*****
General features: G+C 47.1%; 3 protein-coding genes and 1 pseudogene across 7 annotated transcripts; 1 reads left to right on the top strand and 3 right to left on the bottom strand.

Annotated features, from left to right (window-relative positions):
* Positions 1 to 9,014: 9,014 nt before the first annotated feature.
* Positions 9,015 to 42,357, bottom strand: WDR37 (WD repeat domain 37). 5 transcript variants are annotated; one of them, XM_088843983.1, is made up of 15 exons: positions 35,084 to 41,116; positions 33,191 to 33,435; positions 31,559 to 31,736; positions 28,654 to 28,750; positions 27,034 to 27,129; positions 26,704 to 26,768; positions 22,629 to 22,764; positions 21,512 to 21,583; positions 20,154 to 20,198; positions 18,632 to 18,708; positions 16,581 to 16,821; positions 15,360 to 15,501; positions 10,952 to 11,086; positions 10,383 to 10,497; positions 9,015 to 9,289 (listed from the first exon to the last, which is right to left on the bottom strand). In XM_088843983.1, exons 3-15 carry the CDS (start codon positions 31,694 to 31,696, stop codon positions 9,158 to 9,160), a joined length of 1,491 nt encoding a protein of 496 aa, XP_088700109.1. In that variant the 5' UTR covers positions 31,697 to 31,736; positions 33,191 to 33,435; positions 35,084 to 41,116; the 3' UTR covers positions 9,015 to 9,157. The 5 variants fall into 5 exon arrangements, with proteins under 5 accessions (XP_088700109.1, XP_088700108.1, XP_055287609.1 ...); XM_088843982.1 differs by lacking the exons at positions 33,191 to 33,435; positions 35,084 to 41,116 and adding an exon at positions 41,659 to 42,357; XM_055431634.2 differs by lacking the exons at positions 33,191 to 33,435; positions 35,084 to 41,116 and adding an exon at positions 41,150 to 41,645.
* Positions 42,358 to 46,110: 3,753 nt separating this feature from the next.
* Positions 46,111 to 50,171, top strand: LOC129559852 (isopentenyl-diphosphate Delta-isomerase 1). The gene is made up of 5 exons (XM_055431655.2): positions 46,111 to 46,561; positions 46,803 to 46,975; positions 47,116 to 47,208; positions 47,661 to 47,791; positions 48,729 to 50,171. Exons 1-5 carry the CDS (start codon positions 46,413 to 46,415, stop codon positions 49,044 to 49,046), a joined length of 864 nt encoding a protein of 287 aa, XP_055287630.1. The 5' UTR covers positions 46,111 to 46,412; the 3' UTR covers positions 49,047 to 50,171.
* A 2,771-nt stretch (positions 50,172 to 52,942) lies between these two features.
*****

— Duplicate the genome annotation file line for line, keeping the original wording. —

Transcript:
General features: G+C 47.1%; 3 protein-coding genes and 1 pseudogene across 7 annotated transcripts; 1 reads left to right on the top strand and 3 right to left on the bottom strand.

Annotated features, from left to right (window-relative positions):
* Positions 1 to 9,014: 9,014 nt before the first annotated feature.
* Positions 9,015 to 42,357, bottom strand: WDR37 (WD repeat domain 37). 5 transcript variants are annotated; one of them, XM_088843983.1, is made up of 15 exons: positions 35,084 to 41,116; positions 33,191 to 33,435; positions 31,559 to 31,736; positions 28,654 to 28,750; positions 27,034 to 27,129; positions 26,704 to 26,768; positions 22,629 to 22,764; positions 21,512 to 21,583; positions 20,154 to 20,198; positions 18,632 to 18,708; positions 16,581 to 16,821; positions 15,360 to 15,501; positions 10,952 to 11,086; positions 10,383 to 10,497; positions 9,015 to 9,289 (listed from the first exon to the last, which is right to left on the bottom strand). In XM_088843983.1, exons 3-15 carry the CDS (start codon positions 31,694 to 31,696, stop codon positions 9,158 to 9,160), a joined length of 1,491 nt encoding a protein of 496 aa, XP_088700109.1. In that variant the 5' UTR covers positions 31,697 to 31,736; positions 33,191 to 33,435; positions 35,084 to 41,116; the 3' UTR covers positions 9,015 to 9,157. The 5 variants fall into 5 exon arrangements, with proteins under 5 accessions (XP_088700109.1, XP_088700108.1, XP_055287609.1 ...); XM_088843982.1 differs by lacking the exons at positions 33,191 to 33,435; positions 35,084 to 41,116 and adding an exon at positions 41,659 to 42,357; XM_055431634.2 differs by lacking the exons at positions 33,191 to 33,435; positions 35,084 to 41,116 and adding an exon at positions 41,150 to 41,645.
* Positions 42,358 to 46,110: 3,753 nt separating this feature from the next.
* Positions 46,111 to 50,171, top strand: LOC129559852 (isopentenyl-diphosphate Delta-isomerase 1). The gene is made up of 5 exons (XM_055431655.2): positions 46,111 to 46,561; positions 46,803 to 46,975; positions 47,116 to 47,208; positions 47,661 to 47,791; positions 48,729 to 50,171. Exons 1-5 carry the CDS (start codon positions 46,413 to 46,415, stop codon positions 49,044 to 49,046), a joined length of 864 nt encoding a protein of 287 aa, XP_055287630.1. The 5' UTR covers positions 46,111 to 46,412; the 3' UTR covers positions 49,047 to 50,171.
* A 2,771-nt stretch (positions 50,172 to 52,942) lies between these two features.